Ashley Bell and Lek Chailert among elephants in Love & Bananas.

‘Love & Bananas’ is Emotional, but that’s About It

Love & Bananas, at times, feels like a souped-up vlog. At other moments, it makes you want to run out of the theater and go hug an elephant. Unfortunately, the nearest zoo is 40 miles away from campus, which makes that a tad difficult.
The documentary follows actress Ashley Bell and elephant conservationist Lek Chailert on their mission to rescue a 70-year-old elephant, Noi Na, from a trekking camp. Bell’s narration introduces the audience to the largely unknown plight of Asian elephants. She, with Chailert’s assistance, details the horrors of human abuse toward the massive, yet gentle, creatures.

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Sorry to Bother You Excites Despite Being Scattered

Sorry to Bother You presents a uniquely absurd story about finding meaning in a racially and economically unjust world. What appears on the surface as biting satire transforms into a thrilling but radical sci-fi about our rights as workers and as humans. Centered in an alternate-reality present day Oakland, Sorry to Bother You tells the story of Cassius Green (Lakeith Stanfield), who after discovering the key to telemarketing success rockets up the corporate ladder and is swallowed into a world of corporate greed. Meanwhile, his girlfriend Detroit (Tessa Thompson)  and his friend Salvador (Jermaine Fowler) attempt to organize the telemarketers Cassius once worked with and protest against the corporation Worry-Free, which specializes in providing modern-day slave labor to other companies. The movie opens with Cassius landing his much-needed job in telemarketing and being told to just “stick to the script.” For the first half of the film, characters seem to follow this role, as we move through the daily life of Cassius and his coworkers in their attempts to get by.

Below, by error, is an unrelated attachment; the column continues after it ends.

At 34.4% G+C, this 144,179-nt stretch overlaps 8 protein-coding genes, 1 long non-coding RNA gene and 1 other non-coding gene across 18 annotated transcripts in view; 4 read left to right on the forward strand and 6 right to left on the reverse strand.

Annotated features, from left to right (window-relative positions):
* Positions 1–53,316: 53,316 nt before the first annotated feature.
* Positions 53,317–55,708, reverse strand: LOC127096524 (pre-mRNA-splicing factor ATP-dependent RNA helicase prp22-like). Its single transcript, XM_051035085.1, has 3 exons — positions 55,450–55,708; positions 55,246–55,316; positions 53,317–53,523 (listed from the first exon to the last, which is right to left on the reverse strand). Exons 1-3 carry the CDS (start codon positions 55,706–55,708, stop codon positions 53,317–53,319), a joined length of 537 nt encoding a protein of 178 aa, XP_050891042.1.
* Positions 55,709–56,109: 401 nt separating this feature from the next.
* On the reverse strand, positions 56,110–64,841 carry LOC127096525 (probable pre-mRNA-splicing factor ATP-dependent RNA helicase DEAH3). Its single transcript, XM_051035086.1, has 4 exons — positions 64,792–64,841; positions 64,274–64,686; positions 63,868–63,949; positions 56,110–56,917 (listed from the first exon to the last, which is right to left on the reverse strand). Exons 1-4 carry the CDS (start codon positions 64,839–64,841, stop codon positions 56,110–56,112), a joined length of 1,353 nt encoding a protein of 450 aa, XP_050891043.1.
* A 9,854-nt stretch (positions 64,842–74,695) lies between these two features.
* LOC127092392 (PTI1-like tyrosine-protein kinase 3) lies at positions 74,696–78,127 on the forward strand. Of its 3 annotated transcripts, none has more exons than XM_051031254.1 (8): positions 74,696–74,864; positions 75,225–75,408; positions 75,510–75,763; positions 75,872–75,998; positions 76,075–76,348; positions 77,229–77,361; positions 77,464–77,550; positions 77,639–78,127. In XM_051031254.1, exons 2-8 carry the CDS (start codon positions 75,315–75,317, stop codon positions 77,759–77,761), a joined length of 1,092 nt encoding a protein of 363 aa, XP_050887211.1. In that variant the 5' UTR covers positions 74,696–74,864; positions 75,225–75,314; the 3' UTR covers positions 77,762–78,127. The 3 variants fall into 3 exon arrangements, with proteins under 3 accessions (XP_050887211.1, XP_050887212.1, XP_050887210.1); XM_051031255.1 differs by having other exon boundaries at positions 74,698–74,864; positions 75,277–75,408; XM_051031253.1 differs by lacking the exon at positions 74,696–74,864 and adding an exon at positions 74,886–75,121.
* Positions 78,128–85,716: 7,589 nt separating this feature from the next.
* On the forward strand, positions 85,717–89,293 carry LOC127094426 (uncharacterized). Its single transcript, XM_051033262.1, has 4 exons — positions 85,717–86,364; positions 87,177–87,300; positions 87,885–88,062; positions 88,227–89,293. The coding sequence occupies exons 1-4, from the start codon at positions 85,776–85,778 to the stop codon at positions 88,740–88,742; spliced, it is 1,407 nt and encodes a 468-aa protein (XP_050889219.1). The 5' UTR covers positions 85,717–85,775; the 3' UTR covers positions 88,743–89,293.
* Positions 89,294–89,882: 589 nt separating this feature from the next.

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A Star is Born Shines Dully

Right off the bat I’ll save you a Google — that really is Bradley Cooper singing. Damn son. I mean of course Lady Gaga can sing; she’s Lady Gaga, but . . .

Venom (Tom Hardy) in the Venom film, directed by Ruben Fleischer.

Venom Is a Messy Web

Sony’s Venom can best be described as an exemplification of “if it ain’t broke, don’t fix it.” The superhero genre is simultaneously at the peak of its powers with a whopping 10 films set to be released in 2019, yet for many, the genre has become hackneyed and contrite, offering predictable and contrived storylines that do not take risks. Everything about Venom, from its comic-accurate presentation of its titular character, the Lovecraft-ian horror influences, to its mocking tagline (“The world has enough superheroes”) demonstrated to viewers that it wanted to be more Logan than Guardians of the Galaxy: a thought-provoking genre film that set out to do more than merely entertain. And while the world may have enough superheroes, Venom only augments that argument by its existence rather than subverting it with what it could offer. To its credit, this debut film of Spider-Man’s cannibalistic and violent arch nemesis (note: the wall-crawler himself is nowhere to be found in this flick) lives up to its name: it is not the “cure” that it so clearly poised itself as to the banality of current superhero films but instead the very poison that made readers want to settle for the present state of the genre. Sadly, despite the richness of the character’s backstory in the comics, the film tries so hard to convince its viewers and itself that it is not a superhero movie that it ends up not really being much of a movie at all.

Courtesy of Toho

The Night is Short, Walk On Girl Is Absurdly Fun